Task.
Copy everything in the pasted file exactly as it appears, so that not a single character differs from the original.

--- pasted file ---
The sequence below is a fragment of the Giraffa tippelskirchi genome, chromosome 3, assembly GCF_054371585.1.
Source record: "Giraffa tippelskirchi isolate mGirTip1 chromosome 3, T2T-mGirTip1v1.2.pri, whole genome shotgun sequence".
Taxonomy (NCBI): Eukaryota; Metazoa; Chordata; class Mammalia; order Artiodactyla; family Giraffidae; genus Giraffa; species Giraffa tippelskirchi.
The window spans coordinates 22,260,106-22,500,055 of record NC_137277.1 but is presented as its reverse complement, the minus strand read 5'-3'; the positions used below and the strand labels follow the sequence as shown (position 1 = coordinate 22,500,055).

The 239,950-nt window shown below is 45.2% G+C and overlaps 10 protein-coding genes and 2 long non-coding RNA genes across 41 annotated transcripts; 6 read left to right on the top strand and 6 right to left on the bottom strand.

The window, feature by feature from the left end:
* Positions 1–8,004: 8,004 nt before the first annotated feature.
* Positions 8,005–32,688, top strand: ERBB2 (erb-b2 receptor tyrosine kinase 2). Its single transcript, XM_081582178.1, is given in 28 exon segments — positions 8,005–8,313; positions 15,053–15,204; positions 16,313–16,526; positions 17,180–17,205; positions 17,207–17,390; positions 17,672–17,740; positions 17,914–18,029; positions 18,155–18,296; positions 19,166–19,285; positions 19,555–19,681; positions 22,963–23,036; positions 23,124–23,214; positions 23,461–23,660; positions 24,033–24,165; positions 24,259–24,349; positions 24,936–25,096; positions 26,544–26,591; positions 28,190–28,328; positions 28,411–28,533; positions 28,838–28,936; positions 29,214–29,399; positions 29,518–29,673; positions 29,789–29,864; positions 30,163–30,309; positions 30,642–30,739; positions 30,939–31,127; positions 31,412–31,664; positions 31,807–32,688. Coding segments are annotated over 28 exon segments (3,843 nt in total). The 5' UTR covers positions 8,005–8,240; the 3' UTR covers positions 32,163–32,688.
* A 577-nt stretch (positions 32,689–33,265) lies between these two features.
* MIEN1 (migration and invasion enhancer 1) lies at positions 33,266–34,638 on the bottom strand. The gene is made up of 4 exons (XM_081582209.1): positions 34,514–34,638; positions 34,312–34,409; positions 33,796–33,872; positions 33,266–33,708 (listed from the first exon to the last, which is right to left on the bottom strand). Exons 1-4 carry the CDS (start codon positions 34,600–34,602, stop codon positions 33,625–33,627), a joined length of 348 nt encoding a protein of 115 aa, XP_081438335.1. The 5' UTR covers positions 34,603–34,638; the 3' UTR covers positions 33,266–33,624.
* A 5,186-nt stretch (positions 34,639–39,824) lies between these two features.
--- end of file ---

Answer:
The sequence below is a fragment of the Giraffa tippelskirchi genome, chromosome 3, assembly GCF_054371585.1.
Source record: "Giraffa tippelskirchi isolate mGirTip1 chromosome 3, T2T-mGirTip1v1.2.pri, whole genome shotgun sequence".
Taxonomy (NCBI): Eukaryota; Metazoa; Chordata; class Mammalia; order Artiodactyla; family Giraffidae; genus Giraffa; species Giraffa tippelskirchi.
The window spans coordinates 22,260,106-22,500,055 of record NC_137277.1 but is presented as its reverse complement, the minus strand read 5'-3'; the positions used below and the strand labels follow the sequence as shown (position 1 = coordinate 22,500,055).

The 239,950-nt window shown below is 45.2% G+C and overlaps 10 protein-coding genes and 2 long non-coding RNA genes across 41 annotated transcripts; 6 read left to right on the top strand and 6 right to left on the bottom strand.

The window, feature by feature from the left end:
* Positions 1–8,004: 8,004 nt before the first annotated feature.
* Positions 8,005–32,688, top strand: ERBB2 (erb-b2 receptor tyrosine kinase 2). Its single transcript, XM_081582178.1, is given in 28 exon segments — positions 8,005–8,313; positions 15,053–15,204; positions 16,313–16,526; positions 17,180–17,205; positions 17,207–17,390; positions 17,672–17,740; positions 17,914–18,029; positions 18,155–18,296; positions 19,166–19,285; positions 19,555–19,681; positions 22,963–23,036; positions 23,124–23,214; positions 23,461–23,660; positions 24,033–24,165; positions 24,259–24,349; positions 24,936–25,096; positions 26,544–26,591; positions 28,190–28,328; positions 28,411–28,533; positions 28,838–28,936; positions 29,214–29,399; positions 29,518–29,673; positions 29,789–29,864; positions 30,163–30,309; positions 30,642–30,739; positions 30,939–31,127; positions 31,412–31,664; positions 31,807–32,688. Coding segments are annotated over 28 exon segments (3,843 nt in total). The 5' UTR covers positions 8,005–8,240; the 3' UTR covers positions 32,163–32,688.
* A 577-nt stretch (positions 32,689–33,265) lies between these two features.
* MIEN1 (migration and invasion enhancer 1) lies at positions 33,266–34,638 on the bottom strand. The gene is made up of 4 exons (XM_081582209.1): positions 34,514–34,638; positions 34,312–34,409; positions 33,796–33,872; positions 33,266–33,708 (listed from the first exon to the last, which is right to left on the bottom strand). Exons 1-4 carry the CDS (start codon positions 34,600–34,602, stop codon positions 33,625–33,627), a joined length of 348 nt encoding a protein of 115 aa, XP_081438335.1. The 5' UTR covers positions 34,603–34,638; the 3' UTR covers positions 33,266–33,624.
* A 5,186-nt stretch (positions 34,639–39,824) lies between these two features.